Conviction of Iranian lawyers condemned
FOR IMMEDIATE RELEASE
(September 28, 2000, New York)--Human Rights Watch today condemned the
conviction by a court in Tehran of two Iranian human rights lawyers on
charges of defamation and disseminating false information. Mohsen Rahami
and Shirin Ebadi were both given suspended prison sentences of fifteen
months and banned from practicing law for five years by Court Branch 16.
The two lawyers were accused of having produced a videotape of an informant
who alleged the involvement of senior government officials and conservative
clerics in orchestrating acts of political violence against reformists
and dissidents. The man featured in the videotape, Amir Farshad Ebrahimi,
a former member of Ansar Hezbollah, was sentenced to two years of imprisonment
on the same charges.
Mr. Rahami is a prominent lawyer who defended the former minister of
the Interior, Abdullah Nouri, as well as 400 students attacked by Tehran
police and extremists during peaceful protests for press freedom in July
1999. Ms. Ebadi is well known for her work on children's and women's rights.
"This prosecution punishes these lawyers because they are prominent
human rights activists," said Hanny Megally, executive director of
the Middle East and North Africa division of Human Rights Watch.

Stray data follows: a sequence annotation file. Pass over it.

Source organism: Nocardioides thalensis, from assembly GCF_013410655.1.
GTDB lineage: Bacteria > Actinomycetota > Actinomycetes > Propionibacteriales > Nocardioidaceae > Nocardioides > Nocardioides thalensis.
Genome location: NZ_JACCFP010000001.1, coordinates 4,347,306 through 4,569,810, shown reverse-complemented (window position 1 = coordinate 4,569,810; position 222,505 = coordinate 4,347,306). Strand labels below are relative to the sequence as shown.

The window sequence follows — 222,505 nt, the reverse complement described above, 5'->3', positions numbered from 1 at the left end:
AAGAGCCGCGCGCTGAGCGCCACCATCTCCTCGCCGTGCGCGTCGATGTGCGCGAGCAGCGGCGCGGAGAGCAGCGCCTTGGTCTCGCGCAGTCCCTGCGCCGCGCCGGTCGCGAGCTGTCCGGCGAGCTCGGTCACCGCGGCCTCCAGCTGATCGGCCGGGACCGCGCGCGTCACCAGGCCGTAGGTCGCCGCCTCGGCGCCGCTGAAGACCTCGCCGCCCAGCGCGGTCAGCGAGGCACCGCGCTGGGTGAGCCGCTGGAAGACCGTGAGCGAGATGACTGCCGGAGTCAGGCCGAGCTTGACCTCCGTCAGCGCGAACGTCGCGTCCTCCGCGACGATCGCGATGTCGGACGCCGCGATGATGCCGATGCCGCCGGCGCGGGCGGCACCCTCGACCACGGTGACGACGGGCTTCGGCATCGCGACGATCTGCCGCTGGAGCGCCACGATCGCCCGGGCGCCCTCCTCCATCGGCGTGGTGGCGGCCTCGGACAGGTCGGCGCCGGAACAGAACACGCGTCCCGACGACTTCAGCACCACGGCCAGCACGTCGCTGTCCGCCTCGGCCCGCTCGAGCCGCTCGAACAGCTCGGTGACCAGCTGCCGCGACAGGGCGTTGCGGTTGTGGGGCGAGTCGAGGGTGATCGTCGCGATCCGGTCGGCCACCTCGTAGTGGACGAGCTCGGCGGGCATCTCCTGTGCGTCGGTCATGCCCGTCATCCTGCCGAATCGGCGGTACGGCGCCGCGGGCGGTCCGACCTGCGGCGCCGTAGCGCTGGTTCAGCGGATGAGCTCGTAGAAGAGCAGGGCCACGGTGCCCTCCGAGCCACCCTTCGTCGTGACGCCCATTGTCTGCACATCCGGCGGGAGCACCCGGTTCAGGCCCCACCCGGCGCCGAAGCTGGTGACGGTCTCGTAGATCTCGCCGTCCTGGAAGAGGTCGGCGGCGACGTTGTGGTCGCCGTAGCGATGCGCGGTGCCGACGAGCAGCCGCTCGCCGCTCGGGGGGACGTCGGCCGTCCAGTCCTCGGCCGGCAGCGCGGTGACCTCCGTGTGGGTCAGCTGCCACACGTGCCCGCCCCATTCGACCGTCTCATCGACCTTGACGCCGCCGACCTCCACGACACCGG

Moreover, the two lawyers and Mr. Ebrahimi were not allowed a fair trial
in accordance with either Iranian or international law. All the defendants
were held for weeks in pre-trial detention without access to legal counsel.
Mr. Ebrahimi did not have access to legal counsel until the final two hearings
in the case and the court did not examine the validity of Ebrahimi's allegations.
The political nature of the trial appeared to be underscored by the
publication of the verdict in government controlled media before the defendants
or their legal representatives were informed.
Human Rights Watch is calling for the convictions against the defendants
to be dismissed. The two lawyers should be permitted to resume their practices
and Mr. Ebrahimi should be released from prison. If there is evidence of
the involvement of any of the defendants in criminal activities then they
should be charged and given a fair, public trial in accordance with international
For more information, please contact: Hanny Megally (in New York),
+212 216 1230 Joe Stork (in Washington, DC), +202 612 4327 Urmi Shah (in
London), +44 20 7713 1995 Jean-Paul Marthoz (in Brussels), +32 2 732 2009